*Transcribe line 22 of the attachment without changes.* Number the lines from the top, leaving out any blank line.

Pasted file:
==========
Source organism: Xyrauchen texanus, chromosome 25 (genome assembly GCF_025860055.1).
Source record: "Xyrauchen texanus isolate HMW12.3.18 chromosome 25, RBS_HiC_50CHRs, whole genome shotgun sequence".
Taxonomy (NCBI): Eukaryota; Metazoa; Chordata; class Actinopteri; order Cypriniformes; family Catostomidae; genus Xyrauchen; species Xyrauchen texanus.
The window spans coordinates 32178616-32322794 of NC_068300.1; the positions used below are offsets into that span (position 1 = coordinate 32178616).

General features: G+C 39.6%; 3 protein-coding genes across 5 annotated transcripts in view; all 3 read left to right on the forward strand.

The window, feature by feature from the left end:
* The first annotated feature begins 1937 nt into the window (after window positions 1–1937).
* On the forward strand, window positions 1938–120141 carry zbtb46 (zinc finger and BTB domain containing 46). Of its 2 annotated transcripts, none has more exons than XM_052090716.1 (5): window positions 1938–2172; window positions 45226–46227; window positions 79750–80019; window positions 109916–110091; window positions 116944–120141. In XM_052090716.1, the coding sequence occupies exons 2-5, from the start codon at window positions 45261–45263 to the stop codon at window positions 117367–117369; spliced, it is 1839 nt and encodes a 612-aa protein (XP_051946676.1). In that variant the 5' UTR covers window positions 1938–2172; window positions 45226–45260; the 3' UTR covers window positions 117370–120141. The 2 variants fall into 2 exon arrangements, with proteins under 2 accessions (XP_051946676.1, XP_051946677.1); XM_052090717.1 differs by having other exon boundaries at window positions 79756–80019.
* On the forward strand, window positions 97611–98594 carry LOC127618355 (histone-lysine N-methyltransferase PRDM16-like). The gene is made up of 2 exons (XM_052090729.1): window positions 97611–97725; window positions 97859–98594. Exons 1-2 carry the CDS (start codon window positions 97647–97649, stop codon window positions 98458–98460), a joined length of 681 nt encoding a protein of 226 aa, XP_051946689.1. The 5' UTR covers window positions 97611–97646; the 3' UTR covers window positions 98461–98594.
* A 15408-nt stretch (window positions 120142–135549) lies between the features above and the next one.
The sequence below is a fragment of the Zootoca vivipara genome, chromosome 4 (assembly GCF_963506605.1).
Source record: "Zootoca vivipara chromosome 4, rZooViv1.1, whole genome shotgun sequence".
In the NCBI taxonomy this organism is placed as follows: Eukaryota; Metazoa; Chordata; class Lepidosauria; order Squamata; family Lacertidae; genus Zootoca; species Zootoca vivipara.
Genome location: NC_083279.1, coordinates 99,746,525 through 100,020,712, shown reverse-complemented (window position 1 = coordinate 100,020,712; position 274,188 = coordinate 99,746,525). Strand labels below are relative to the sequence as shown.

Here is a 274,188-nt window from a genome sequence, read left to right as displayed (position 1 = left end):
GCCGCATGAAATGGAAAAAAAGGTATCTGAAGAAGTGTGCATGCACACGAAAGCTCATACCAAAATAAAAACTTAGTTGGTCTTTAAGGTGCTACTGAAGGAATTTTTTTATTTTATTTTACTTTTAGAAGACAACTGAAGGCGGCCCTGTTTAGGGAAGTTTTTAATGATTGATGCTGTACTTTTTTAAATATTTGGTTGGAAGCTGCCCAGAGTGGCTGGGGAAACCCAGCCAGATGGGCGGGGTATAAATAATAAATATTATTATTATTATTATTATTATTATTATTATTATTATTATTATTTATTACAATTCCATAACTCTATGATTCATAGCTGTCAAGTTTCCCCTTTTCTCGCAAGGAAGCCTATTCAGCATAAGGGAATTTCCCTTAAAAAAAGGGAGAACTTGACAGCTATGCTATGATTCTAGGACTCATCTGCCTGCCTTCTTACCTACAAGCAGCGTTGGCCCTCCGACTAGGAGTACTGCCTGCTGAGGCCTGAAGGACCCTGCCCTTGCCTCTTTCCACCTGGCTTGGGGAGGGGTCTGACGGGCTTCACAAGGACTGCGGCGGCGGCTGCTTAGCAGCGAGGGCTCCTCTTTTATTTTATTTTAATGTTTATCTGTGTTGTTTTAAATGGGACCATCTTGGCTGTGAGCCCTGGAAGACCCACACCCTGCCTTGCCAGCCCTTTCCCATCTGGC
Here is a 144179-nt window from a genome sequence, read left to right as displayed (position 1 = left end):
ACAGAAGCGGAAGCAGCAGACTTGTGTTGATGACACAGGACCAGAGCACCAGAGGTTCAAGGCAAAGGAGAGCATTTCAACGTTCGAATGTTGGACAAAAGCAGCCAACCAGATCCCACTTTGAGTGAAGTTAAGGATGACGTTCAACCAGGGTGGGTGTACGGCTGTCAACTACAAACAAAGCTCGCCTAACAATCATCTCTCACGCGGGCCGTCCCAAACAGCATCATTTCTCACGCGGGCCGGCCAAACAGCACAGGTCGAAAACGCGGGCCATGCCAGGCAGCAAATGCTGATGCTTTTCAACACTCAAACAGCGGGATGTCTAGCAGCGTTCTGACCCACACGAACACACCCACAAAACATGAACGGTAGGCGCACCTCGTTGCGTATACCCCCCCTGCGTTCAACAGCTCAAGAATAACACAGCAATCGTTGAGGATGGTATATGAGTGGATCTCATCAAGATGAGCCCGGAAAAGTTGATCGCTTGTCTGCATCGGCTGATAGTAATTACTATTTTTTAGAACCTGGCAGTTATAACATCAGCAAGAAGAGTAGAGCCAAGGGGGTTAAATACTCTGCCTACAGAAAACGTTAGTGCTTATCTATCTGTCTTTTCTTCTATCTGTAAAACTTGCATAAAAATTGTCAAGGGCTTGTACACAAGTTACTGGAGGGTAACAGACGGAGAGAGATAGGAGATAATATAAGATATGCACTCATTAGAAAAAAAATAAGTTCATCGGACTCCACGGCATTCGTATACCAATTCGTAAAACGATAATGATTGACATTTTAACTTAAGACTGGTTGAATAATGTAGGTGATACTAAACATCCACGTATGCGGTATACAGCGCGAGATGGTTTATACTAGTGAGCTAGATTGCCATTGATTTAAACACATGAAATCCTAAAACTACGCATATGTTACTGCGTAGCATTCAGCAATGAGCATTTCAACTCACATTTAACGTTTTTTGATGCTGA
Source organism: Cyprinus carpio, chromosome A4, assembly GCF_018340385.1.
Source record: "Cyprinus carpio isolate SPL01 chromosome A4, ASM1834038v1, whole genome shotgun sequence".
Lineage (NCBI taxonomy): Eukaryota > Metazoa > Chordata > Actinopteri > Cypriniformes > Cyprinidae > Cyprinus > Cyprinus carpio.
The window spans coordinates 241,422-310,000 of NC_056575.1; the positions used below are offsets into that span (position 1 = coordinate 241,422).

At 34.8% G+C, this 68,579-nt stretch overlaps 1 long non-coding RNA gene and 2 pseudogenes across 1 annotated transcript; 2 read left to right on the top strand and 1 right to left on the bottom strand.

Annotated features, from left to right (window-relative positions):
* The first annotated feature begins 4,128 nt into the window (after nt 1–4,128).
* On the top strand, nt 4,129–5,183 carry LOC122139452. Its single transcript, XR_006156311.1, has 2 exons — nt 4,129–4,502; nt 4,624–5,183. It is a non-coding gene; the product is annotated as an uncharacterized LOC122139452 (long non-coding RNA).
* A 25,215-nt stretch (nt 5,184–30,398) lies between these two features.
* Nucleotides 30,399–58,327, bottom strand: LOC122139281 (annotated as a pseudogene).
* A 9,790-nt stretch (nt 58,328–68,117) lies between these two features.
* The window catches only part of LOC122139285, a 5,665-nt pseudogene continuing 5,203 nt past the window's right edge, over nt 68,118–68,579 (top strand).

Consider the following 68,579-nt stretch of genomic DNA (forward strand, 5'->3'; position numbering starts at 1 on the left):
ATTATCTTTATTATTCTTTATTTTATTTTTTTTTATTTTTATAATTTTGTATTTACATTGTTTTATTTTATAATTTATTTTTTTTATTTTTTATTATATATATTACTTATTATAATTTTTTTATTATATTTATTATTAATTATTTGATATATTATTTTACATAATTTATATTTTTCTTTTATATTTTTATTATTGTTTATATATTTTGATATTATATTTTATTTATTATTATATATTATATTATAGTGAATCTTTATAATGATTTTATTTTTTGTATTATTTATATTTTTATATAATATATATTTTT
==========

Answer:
The window spans coordinates 241,422-310,000 of NC_056575.1; the positions used below are offsets into that span (position 1 = coordinate 241,422).